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Is castor oil cleansing a washout?

Is a Solution for:
Dull Skin, Oily Skin
July 23, 2009 Reviewed by Marta 4 Comments

Cleansing with castor oil seems to garnering cult status, with websites devoted to it and message boards clogged with comments and questions. For the uninitiated, the idea is to mix one part castor oil with two parts olive, sunflower or other oil, spend an inordinate amount of time massaging into your face and then wipe off with a facecloth soaked in hot water. My rosacea is breaking out at the very idea and, anyway, I've always thought castor oil was a laxative. It suddenly struck me that castor oil cleansing is something Gywneth Paltrow might do. Wickedly, I searched on "castor oil cleanse gwyneth paltrow" and found that she swigs half a cup of the stuff to detox! Close enough, I say.

So, is there anything to castor oil face cleansing? Not surprisingly, the information about castor oil is mostly vague - "it's a great natural healer that has been used for centuries" - and contradictory "it's a wonderful emollient and moisturizer" and "it is very drying of the skin". Getting to the root of this oil's properties wasn't going to be easy.

Castor oil is indeed a laxative and has historically been used to induce labor. However, it is also used in the making of soap, so perhaps there is some magical cleansing property to castor oil. It turns out that castor oil is mostly - and I mean 95% - ricinoleic acid. This is a fatty acid that has a couple of notable qualities. The aforementioned purgative effects are due to "membrane-disruptive effects of detergent-like molecules, such as sodium ricinoleate (a 'soap')". Ricinoleic acid is basically a powerful antibacterial. Perhaps that's why it makes a good contraceptive gel.

Unless you have a Howard Hughes-like aversion to germs, rubbing your face with castor oil just seems like overkill.

If you still want to embark on castor oil cleansing routine, bear in mind that castor oil helps other ingredients to penetrate the skin (so be careful what you use it with or follow up with). Perhaps you should also spare a thought for the people who harvest the castor oil plant in the first place. The seeds contain ricin, which is only slightly less toxic than plutonium - a single molecule can disrupt a human cell. In addition, the allergenic compounds found on the plant surface can cause permanent nerve damage. Worry not that ricin makes into the oil; it does not. However, the workers in Brazil and India are continually exposed to this hazard.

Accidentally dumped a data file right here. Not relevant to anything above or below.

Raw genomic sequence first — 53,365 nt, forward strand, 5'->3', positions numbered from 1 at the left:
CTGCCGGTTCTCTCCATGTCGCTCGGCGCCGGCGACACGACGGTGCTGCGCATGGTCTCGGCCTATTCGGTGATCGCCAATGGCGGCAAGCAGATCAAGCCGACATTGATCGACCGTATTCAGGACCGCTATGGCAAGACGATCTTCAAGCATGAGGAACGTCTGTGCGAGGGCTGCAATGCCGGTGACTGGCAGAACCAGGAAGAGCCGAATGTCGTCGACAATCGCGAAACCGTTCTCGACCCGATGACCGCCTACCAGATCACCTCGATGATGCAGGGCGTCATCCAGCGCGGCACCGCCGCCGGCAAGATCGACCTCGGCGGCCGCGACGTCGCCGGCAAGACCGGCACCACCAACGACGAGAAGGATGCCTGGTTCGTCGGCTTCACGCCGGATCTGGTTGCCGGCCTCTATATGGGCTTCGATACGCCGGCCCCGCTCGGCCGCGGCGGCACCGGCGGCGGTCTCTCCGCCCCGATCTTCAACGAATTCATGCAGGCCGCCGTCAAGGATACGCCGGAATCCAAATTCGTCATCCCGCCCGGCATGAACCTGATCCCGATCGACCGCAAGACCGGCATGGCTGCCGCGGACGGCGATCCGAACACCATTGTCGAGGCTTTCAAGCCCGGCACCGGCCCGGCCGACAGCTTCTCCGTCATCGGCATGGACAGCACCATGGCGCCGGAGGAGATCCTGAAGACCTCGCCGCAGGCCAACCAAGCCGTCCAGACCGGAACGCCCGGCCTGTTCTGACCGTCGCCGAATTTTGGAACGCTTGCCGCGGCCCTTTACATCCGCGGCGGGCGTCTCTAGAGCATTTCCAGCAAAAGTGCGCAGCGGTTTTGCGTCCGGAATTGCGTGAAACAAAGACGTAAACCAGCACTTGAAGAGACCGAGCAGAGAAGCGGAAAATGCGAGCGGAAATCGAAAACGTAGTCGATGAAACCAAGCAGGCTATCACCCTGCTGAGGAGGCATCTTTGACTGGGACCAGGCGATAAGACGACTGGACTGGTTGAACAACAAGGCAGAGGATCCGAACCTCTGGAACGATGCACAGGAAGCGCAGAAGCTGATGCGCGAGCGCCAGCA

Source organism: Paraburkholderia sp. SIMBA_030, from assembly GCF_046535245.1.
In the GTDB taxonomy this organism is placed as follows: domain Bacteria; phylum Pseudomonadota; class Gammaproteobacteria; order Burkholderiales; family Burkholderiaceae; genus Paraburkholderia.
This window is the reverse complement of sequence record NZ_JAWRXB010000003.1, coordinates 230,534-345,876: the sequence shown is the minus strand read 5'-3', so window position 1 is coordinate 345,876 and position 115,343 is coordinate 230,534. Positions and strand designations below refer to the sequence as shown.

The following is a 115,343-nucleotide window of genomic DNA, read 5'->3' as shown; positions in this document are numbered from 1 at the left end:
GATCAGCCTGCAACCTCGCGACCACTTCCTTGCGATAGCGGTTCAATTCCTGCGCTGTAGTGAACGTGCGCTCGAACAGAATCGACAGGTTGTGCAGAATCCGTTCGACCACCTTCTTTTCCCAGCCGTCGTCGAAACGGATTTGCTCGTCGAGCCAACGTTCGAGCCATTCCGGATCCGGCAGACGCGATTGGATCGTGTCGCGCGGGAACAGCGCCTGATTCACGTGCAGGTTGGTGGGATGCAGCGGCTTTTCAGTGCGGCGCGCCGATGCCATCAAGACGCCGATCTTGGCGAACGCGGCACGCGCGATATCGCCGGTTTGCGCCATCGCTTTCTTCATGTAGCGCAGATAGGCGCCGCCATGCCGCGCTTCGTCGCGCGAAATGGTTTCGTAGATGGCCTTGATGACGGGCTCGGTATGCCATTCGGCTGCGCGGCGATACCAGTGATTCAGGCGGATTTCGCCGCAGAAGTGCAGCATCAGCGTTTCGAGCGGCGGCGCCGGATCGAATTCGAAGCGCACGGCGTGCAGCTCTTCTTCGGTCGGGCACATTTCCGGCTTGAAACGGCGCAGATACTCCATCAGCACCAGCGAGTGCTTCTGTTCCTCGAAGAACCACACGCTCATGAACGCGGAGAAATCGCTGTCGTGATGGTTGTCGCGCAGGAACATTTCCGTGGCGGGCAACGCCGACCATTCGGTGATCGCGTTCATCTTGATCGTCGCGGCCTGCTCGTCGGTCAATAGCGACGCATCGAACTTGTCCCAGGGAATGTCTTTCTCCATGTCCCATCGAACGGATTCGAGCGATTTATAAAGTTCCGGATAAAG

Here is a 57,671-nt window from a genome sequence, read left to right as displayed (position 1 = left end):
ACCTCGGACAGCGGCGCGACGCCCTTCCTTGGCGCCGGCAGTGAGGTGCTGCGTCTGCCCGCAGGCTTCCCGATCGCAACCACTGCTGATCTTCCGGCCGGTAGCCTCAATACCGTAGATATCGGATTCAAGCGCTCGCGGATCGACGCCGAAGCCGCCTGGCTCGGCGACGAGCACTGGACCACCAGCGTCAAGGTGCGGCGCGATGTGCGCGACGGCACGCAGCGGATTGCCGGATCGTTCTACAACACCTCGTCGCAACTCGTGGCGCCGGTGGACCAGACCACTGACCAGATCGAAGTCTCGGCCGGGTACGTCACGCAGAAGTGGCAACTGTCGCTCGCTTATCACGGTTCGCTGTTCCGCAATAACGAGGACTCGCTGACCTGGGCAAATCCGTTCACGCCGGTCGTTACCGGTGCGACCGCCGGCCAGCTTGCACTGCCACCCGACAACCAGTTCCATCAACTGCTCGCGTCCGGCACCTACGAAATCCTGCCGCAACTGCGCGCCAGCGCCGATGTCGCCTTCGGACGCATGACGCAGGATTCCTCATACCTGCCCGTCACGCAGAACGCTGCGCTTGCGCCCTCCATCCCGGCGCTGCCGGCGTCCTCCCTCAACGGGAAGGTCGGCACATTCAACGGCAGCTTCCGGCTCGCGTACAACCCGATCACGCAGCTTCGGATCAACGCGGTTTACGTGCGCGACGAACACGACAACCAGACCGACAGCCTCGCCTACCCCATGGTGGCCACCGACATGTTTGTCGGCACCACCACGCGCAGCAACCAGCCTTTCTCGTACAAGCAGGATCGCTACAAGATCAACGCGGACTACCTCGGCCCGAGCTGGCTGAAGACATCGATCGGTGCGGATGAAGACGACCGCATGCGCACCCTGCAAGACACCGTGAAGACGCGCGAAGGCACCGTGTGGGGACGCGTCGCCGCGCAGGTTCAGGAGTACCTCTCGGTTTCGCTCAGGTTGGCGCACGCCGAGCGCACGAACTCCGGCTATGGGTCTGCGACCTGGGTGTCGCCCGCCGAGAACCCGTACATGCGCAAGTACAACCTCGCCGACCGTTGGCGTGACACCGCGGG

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  • July 24, 2015

    by Trisha

    I tried pure castor oil in 2013 it didn't do anything good or bad for my skins or my hair. I now 2015 mix just as stated sunflower oil mixed with olive oil and the castor oil I was able to clear my discoloration and acne. Also I did add a drop of tea tree oil and a drop of lavender oil. This method works great for me because I have extremely dry skin on my face and dry hair! It took me many years to find this method and I will always use it. At first I did it daily and now I do it 2/3 times a week. The rest of the time I use cetaphil.

  • December 8, 2010

    by Gabi

    I've found castor oil to be very drying on my skin, and I have oily, acne-prone skin. And by drying, I mean the waxy kind, not the no-more-pimples kind. After experimenting, I found that apricot kernel oil is fabulous for acne-prone skin. Here's my method:

  • August 24, 2009

    by Alice Baxter

    If you read the oil cleansing method properly, it recommends you mix castor with another carrier oil like jojoba or rosehip. It was never meant to be used pure.

    I have been using ocm for many months and it has cleansed up my face really well. I think it's really effective in cleansing and really does purge out the dirt and remove any oils, make up on my face.

    Many big brands also do sell oil cleansers and it has been in the market for a long time.

  • July 30, 2009

    by dianna

    i am fascinated by castor oil! i use it on my skin at night and it really does help wrinkles look smoother and your skin look more toned. i am 49 and have tried many other things including commerical products and other oils to achieve this and castor oil does it better than most of them.
    i do have misgivings about using it - pretty much from what you said about the workers and also i somehow feel that castor oil sort of builds up in your skin - but i really don't see how. with continued use however you skin definitely feels thicker - so maybe this is what gives the illusion of build up.
    thanks for the article.
    btw - the OCM didn't work for me at all.
    castor oil being extremely emolient attaches itself to oils and pulls them out of your skin. it was entirely too cleansing for me to use as a cleanser.

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